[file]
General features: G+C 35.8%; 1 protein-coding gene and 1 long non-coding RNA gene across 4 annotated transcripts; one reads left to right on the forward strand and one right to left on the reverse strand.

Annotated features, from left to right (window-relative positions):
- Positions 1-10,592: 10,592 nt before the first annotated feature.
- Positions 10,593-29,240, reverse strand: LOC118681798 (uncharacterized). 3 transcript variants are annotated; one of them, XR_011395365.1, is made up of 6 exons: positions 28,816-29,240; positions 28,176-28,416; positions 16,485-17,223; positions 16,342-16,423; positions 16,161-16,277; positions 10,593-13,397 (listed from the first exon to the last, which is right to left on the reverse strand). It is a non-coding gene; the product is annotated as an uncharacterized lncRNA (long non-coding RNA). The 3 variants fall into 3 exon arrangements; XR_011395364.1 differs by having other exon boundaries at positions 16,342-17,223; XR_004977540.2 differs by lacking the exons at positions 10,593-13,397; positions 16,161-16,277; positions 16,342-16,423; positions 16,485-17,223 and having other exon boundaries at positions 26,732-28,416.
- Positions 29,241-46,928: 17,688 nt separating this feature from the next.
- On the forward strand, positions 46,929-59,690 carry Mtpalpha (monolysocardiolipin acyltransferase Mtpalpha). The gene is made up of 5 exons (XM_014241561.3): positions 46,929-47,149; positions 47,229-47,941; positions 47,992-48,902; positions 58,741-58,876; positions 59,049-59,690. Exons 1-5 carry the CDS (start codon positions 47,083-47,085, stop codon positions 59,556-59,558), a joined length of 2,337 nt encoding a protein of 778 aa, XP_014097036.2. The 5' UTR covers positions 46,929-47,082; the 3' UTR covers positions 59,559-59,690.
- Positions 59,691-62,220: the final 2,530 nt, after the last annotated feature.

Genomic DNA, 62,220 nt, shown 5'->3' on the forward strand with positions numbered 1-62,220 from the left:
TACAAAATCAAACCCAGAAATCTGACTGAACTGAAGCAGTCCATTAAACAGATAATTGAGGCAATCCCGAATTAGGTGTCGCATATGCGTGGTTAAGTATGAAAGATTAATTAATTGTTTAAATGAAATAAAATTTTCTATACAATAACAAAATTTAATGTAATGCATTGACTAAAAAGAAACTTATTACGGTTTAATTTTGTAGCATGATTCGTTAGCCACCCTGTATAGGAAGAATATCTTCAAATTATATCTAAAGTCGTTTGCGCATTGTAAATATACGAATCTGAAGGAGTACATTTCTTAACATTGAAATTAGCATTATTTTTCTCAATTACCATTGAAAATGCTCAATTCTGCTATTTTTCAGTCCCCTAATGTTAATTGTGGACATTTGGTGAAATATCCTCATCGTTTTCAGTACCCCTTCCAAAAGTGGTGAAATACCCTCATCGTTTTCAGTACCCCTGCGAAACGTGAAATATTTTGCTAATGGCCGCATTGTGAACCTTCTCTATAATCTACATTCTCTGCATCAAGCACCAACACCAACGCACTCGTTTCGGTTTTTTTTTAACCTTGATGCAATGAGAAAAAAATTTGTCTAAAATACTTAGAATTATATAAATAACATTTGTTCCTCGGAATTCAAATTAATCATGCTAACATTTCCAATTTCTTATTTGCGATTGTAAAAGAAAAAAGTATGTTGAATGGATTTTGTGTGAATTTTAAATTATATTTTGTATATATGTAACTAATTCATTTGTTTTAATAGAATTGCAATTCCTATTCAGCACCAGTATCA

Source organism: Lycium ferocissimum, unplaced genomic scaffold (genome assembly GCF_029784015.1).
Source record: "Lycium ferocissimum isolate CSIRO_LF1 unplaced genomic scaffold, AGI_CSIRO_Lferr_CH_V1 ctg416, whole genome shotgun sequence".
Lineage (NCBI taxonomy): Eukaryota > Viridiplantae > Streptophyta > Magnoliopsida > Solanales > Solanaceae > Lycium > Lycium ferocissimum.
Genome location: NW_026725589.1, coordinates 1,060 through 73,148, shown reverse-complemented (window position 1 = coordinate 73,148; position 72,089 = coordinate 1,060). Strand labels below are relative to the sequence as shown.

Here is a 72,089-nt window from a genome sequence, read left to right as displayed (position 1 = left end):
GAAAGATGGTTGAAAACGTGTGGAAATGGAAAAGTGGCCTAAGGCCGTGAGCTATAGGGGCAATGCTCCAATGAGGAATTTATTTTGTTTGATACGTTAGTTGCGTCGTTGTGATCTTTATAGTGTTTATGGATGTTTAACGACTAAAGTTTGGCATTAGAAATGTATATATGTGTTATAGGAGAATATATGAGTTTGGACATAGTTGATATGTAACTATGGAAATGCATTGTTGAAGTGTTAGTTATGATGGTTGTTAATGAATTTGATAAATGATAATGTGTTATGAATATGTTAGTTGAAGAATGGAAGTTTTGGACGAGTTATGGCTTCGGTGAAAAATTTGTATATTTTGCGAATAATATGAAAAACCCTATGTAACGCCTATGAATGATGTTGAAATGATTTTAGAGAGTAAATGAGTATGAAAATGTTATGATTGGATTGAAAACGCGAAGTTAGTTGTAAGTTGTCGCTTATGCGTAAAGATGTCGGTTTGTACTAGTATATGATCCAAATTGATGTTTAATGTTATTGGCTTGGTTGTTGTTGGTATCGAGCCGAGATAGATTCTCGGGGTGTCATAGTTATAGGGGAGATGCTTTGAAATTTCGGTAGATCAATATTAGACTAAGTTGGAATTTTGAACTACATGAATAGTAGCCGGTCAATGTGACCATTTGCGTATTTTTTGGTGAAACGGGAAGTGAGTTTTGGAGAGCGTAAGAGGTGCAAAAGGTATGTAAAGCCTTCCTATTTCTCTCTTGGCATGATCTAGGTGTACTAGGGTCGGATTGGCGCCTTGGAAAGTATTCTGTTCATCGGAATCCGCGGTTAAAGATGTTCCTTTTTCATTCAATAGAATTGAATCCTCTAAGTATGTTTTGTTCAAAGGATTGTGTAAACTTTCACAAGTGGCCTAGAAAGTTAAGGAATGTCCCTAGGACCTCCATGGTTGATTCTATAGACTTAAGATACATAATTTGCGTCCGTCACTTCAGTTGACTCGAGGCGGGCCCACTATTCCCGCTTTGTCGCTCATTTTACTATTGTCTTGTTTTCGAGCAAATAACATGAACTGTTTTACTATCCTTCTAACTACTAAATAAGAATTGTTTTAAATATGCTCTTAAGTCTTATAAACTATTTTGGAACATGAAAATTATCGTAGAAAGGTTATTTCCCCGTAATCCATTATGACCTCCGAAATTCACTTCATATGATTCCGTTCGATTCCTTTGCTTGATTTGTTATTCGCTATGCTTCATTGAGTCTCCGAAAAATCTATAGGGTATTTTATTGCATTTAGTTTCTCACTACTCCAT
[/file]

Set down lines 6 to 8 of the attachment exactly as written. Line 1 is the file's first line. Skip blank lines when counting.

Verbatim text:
- On the forward strand, positions 46,929-59,690 carry Mtpalpha (monolysocardiolipin acyltransferase Mtpalpha). The gene is made up of 5 exons (XM_014241561.3): positions 46,929-47,149; positions 47,229-47,941; positions 47,992-48,902; positions 58,741-58,876; positions 59,049-59,690. Exons 1-5 carry the CDS (start codon positions 47,083-47,085, stop codon positions 59,556-59,558), a joined length of 2,337 nt encoding a protein of 778 aa, XP_014097036.2. The 5' UTR covers positions 46,929-47,082; the 3' UTR covers positions 59,559-59,690.
- Positions 59,691-62,220: the final 2,530 nt, after the last annotated feature.

Genomic DNA, 62,220 nt, shown 5'->3' on the forward strand with positions numbered 1-62,220 from the left: